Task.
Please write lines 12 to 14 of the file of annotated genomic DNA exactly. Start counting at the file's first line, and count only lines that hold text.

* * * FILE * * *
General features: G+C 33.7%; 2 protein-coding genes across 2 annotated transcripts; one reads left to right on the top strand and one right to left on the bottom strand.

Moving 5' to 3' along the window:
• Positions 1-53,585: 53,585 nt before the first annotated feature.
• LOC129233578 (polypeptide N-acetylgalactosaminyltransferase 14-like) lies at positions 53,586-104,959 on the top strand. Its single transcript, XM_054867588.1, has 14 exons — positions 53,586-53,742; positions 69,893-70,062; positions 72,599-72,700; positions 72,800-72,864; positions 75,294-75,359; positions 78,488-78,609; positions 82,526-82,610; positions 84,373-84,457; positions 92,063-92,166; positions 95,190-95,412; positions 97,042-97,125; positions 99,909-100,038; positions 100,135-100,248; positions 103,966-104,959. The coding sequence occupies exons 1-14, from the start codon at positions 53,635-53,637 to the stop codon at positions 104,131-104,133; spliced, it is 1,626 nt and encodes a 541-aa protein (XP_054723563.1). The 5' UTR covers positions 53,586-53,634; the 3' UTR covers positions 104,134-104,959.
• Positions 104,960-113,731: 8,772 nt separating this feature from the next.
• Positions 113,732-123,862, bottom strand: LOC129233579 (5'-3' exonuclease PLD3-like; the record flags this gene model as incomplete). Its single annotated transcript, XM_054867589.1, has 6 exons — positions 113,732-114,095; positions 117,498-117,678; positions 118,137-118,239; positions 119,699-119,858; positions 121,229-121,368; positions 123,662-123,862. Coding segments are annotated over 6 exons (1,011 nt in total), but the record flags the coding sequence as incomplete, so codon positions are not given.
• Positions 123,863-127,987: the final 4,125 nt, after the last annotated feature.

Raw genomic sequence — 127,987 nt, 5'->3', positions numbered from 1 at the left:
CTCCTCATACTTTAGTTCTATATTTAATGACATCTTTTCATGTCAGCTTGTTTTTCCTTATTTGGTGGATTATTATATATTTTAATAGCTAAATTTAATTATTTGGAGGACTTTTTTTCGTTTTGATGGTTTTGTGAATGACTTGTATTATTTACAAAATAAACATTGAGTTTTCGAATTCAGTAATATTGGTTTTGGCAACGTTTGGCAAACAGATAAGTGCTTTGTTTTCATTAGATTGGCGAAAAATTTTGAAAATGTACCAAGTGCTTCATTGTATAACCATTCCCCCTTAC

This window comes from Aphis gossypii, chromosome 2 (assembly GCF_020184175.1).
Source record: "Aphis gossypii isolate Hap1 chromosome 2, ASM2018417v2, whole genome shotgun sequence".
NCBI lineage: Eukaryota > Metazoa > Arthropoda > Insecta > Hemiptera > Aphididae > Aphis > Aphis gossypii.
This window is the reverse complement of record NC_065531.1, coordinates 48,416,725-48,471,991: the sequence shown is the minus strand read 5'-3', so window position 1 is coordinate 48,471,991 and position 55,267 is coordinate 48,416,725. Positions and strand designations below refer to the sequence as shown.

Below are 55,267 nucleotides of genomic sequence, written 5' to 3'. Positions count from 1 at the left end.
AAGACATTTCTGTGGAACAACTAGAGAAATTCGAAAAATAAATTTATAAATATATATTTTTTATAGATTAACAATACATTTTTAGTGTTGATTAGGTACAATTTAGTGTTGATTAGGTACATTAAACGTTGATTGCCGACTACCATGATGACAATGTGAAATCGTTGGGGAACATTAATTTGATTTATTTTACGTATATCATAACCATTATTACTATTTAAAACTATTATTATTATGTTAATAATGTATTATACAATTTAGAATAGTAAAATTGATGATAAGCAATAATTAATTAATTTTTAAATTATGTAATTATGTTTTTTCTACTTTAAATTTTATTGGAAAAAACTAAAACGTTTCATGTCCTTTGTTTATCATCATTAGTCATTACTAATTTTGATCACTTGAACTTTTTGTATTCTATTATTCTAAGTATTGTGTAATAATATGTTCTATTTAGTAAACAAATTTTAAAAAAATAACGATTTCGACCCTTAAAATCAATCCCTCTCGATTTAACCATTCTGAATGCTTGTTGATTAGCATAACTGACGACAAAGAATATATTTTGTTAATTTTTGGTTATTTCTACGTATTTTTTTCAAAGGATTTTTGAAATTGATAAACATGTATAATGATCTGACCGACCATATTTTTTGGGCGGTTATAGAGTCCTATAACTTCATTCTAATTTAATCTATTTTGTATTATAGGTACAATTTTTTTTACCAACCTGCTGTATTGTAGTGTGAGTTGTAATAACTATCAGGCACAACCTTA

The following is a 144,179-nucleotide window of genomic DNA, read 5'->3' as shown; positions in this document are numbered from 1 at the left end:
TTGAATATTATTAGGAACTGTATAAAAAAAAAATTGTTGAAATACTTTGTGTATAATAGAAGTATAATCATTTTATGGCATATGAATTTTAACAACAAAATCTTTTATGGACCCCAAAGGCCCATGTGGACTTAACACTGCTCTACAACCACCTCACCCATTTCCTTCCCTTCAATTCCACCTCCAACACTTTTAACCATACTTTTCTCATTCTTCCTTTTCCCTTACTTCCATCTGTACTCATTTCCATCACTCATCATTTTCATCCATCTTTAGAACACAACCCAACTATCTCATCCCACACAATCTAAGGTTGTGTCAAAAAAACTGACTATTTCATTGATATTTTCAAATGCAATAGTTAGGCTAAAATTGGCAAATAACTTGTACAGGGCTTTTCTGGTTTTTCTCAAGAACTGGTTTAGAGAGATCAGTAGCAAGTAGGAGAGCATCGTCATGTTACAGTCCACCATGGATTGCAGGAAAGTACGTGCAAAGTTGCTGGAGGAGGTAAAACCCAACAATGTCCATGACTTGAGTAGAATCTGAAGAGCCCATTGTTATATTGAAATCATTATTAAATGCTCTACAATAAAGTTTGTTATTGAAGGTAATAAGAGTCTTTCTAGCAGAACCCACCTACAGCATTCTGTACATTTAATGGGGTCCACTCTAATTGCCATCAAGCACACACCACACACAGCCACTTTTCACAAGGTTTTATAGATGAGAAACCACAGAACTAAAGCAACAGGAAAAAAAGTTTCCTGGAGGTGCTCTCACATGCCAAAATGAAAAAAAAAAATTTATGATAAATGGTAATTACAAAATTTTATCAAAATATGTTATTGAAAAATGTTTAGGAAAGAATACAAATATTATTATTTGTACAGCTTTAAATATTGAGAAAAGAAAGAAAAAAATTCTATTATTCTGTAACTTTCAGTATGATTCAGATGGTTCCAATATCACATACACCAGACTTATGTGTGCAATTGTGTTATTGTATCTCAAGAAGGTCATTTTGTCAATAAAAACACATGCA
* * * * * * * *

NCBI lineage: Eukaryota > Metazoa > Arthropoda > Insecta > Hemiptera > Aphididae > Aphis > Aphis gossypii.
This window is the reverse complement of record NC_065531.1, coordinates 48,416,725-48,471,991: the sequence shown is the minus strand read 5'-3', so window position 1 is coordinate 48,471,991 and position 55,267 is coordinate 48,416,725. Positions and strand designations below refer to the sequence as shown.

Below are 55,267 nucleotides of genomic sequence, written 5' to 3'. Positions count from 1 at the left end.